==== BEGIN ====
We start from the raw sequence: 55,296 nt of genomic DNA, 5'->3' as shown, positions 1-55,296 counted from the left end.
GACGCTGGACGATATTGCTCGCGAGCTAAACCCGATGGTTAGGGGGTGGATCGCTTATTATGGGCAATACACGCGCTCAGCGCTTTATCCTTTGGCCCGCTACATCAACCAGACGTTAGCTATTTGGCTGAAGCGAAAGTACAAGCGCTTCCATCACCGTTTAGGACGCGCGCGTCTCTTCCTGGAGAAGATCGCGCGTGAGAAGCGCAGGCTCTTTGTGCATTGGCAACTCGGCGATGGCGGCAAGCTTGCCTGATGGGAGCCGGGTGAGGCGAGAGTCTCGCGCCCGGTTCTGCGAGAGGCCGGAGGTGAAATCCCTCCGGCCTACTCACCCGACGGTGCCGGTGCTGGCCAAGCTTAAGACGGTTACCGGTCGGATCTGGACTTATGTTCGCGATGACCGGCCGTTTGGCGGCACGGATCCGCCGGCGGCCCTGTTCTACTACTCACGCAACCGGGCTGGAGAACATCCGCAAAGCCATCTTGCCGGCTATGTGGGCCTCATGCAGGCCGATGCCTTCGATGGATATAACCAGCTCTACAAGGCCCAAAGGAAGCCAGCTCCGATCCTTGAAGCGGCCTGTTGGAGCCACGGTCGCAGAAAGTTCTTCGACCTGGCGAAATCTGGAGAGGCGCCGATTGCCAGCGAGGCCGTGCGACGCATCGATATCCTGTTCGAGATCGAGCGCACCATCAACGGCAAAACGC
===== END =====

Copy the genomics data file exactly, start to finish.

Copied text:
We start from the raw sequence: 55,296 nt of genomic DNA, 5'->3' as shown, positions 1-55,296 counted from the left end.
GACGCTGGACGATATTGCTCGCGAGCTAAACCCGATGGTTAGGGGGTGGATCGCTTATTATGGGCAATACACGCGCTCAGCGCTTTATCCTTTGGCCCGCTACATCAACCAGACGTTAGCTATTTGGCTGAAGCGAAAGTACAAGCGCTTCCATCACCGTTTAGGACGCGCGCGTCTCTTCCTGGAGAAGATCGCGCGTGAGAAGCGCAGGCTCTTTGTGCATTGGCAACTCGGCGATGGCGGCAAGCTTGCCTGATGGGAGCCGGGTGAGGCGAGAGTCTCGCGCCCGGTTCTGCGAGAGGCCGGAGGTGAAATCCCTCCGGCCTACTCACCCGACGGTGCCGGTGCTGGCCAAGCTTAAGACGGTTACCGGTCGGATCTGGACTTATGTTCGCGATGACCGGCCGTTTGGCGGCACGGATCCGCCGGCGGCCCTGTTCTACTACTCACGCAACCGGGCTGGAGAACATCCGCAAAGCCATCTTGCCGGCTATGTGGGCCTCATGCAGGCCGATGCCTTCGATGGATATAACCAGCTCTACAAGGCCCAAAGGAAGCCAGCTCCGATCCTTGAAGCGGCCTGTTGGAGCCACGGTCGCAGAAAGTTCTTCGACCTGGCGAAATCTGGAGAGGCGCCGATTGCCAGCGAGGCCGTGCGACGCATCGATATCCTGTTCGAGATCGAGCGCACCATCAACGGCAAAACGC